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In this installment of Poké-Mondays, we’re going to take a brief pause from playing to look more closely at the information you can find in the app to help you going forward.
When you open the Pokémon GO app, you’ll see your trainer avatar standing on a map of your current location. You can zoom in and out of the map and rotate it to orient yourself. If you’re having trouble orienting yourself, tap the compass icon at the top right to reposition the map to show which way you’re currently facing. This is also the screen where pokémon will appear and where you’ll find pokéstops and gyms.
At the bottom left, you’ll see your trainer’s icon with your current level. At a later point, you may select a buddy pokémon to walk with. If you do, that mons’ icon will appear with yours. If you tap it, the Trainer Screen will open.
The circle at the bottom center is a link to what I’m going to call the Tools Screen (because I haven’t seen an official name for it) and the section at the bottom right that shows up to three pokémon is a link to the Nearby Screen.
The Trainer Screen shows your player’s nickname and current level, as well as how many Experience Points (XP) you currently have and how many you need to reach the next level.
The Buddy link opens a screen showing all the pokémon you’ve currently got in your inventory. You can select one to be your buddy, which means it will walk with you and when you reach so many km it will find a candy. I’ll explain more about that later, but at this point there’s not a lot of point in selecting a buddy, although there’s no harm in doing so.
The Journal link will open a screen that shows you up to the last 50 of the following interactions: pokémon that you’ve caught, pokémon that have run away, items collected at pokéstops, and eggs that have hatched. (Again, more on this later.)
The Style link opens a screen where you can change up your look at any time.
If you scroll down, you’ll see outlines for a number of medals you can collect as you play the game. There are three levels—bronze, silver, and gold—for each area. More will appear over time as you catch more pokémon. You can tap each one to see how far along you are to achieving them.
The medal with the picture of a sneaker will show you how many total kilometers you’ve walked since you started. It can be quite eye-opening!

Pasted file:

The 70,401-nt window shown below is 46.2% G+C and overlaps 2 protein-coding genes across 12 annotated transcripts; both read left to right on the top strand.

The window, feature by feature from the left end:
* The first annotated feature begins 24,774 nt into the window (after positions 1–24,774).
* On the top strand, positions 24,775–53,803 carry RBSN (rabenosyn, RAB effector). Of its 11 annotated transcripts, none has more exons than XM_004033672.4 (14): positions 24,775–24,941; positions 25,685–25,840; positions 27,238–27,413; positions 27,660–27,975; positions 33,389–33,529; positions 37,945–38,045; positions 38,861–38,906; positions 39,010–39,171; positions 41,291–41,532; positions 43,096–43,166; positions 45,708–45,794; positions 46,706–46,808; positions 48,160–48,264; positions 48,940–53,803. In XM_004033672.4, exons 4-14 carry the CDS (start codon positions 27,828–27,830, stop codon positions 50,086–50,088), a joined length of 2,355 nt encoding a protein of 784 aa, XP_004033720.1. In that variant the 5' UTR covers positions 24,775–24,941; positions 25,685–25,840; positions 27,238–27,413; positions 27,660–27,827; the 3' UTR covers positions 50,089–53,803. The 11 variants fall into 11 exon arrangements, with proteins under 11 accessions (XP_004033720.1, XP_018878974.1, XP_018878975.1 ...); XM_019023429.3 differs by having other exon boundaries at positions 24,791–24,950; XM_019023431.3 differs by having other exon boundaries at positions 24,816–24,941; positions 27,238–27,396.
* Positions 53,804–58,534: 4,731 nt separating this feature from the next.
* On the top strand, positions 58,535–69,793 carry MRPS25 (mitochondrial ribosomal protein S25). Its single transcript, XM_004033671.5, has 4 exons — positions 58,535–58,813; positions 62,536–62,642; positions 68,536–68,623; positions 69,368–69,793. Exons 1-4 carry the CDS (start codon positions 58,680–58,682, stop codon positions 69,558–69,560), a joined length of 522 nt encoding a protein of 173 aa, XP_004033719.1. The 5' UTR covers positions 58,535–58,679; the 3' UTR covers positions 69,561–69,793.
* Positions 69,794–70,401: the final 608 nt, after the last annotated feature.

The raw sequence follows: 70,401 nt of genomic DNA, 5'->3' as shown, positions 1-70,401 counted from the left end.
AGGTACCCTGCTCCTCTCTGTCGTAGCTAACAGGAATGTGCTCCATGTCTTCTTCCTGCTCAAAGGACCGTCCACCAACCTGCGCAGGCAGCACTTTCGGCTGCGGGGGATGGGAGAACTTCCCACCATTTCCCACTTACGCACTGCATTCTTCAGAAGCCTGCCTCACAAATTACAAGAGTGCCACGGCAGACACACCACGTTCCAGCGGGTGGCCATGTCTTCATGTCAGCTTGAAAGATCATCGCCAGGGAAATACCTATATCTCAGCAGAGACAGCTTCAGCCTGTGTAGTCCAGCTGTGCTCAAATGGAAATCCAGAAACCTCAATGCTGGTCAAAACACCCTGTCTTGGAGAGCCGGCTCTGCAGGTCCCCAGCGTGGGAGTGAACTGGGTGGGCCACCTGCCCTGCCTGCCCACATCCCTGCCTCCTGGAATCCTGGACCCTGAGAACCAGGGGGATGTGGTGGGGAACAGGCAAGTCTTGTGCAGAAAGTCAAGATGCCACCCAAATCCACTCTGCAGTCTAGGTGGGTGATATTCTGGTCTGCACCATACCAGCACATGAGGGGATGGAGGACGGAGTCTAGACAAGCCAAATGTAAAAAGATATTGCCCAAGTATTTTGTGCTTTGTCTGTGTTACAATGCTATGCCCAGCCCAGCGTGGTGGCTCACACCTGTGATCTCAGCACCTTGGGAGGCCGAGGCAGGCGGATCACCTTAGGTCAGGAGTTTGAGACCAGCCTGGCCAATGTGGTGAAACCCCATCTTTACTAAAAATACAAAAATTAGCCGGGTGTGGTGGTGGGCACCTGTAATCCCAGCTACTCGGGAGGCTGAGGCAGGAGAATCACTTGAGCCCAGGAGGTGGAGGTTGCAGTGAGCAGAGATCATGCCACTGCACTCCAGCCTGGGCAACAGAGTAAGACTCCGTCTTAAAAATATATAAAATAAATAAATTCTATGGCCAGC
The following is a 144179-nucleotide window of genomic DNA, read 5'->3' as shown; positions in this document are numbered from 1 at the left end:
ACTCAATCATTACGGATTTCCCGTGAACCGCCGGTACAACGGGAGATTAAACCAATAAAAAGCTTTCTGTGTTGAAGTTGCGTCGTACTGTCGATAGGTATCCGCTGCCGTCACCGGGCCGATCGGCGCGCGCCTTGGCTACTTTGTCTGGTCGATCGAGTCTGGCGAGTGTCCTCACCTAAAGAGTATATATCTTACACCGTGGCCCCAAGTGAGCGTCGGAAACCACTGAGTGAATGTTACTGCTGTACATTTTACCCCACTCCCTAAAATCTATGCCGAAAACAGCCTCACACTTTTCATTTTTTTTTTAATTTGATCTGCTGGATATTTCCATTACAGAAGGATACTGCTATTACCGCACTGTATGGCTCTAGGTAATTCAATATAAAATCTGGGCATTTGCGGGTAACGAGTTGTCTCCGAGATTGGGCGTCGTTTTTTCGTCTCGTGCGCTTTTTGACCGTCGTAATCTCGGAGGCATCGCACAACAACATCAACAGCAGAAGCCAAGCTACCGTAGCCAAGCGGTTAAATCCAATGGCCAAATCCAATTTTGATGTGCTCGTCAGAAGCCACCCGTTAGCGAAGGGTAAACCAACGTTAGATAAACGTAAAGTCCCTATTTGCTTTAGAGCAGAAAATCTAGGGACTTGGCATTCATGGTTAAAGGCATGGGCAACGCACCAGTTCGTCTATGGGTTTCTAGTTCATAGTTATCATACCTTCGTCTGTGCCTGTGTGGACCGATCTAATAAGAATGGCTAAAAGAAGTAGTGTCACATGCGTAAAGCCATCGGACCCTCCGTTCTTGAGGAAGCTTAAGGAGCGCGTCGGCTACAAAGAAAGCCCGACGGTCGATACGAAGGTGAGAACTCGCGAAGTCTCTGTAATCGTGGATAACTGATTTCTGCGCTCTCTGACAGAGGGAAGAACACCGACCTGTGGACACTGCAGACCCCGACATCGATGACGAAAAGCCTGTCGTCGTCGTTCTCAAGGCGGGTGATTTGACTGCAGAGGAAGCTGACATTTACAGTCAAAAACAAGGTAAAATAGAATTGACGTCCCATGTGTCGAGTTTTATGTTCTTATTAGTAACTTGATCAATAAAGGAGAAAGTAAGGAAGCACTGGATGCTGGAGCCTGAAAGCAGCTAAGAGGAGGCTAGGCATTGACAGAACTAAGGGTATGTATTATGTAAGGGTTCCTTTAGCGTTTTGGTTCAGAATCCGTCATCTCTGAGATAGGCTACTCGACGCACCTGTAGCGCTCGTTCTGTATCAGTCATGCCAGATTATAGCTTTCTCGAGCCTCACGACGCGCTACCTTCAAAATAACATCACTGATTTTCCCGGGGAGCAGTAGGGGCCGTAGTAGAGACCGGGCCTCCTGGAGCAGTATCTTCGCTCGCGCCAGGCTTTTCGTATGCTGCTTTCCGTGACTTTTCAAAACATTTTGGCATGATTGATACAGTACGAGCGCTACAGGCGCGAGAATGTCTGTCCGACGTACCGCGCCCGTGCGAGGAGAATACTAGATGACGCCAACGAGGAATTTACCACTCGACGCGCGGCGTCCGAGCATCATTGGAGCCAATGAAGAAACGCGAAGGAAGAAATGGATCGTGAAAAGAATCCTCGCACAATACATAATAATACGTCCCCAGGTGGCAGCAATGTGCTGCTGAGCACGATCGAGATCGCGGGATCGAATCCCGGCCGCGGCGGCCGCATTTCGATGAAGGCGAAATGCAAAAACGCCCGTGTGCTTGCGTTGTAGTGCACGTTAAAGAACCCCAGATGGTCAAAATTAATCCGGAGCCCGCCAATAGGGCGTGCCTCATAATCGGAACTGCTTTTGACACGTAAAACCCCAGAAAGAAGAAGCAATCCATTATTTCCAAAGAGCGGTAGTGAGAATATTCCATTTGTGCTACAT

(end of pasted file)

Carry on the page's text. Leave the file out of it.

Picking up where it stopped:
At the very bottom of this screen, you’ll see your start date and the total number of XP you’ve earned along the way.
This is the screen you’ll probably refer to most often.
The Pokédex is a numbered list of all the pokémon currently in the game, filled in with the ones you’ve caught (full color) or seen (silhouette). These are the only ones you can tap to get more info, including a little description of the monster as well as the quantity you’ve seen and caught. You’ll also see if it’s part of a family, which means you can get other members by evolving them (more on that in a later post).
This link takes you to a screen that lists all the ones you currently have. This does not necessarily mean all the ones you’ve caught, because you can transfer pokémon back to the Professor to get candy for it. To begin, you can keep a maximum of 250 pokémon at a time, but you can purchase more storage space in the Shop.
You can sort the list by several criteria: Recent(ly caught), Favorite, (Pokédex) Number, Hit Points, Name, and Combat Points.
When you tap on an individual pokémon, you’ll get a lot of information about that specific one. Gender, weight, and height are interesting but ultimately irrelevant. Here are the bits that are important, primarily in terms of how they’ll perform in gym battles.
- CP: Combat Points tell you how strong they’ll be when fighting other pokémon. You can increase a pokémon’s CP with the Power Up feature.
- HP: Hit Points represent how much damage the pokémon can endure during battle. When HP goes down to 0, it means they’ve fainted and you’ll need to use a special Revive item to bring them back.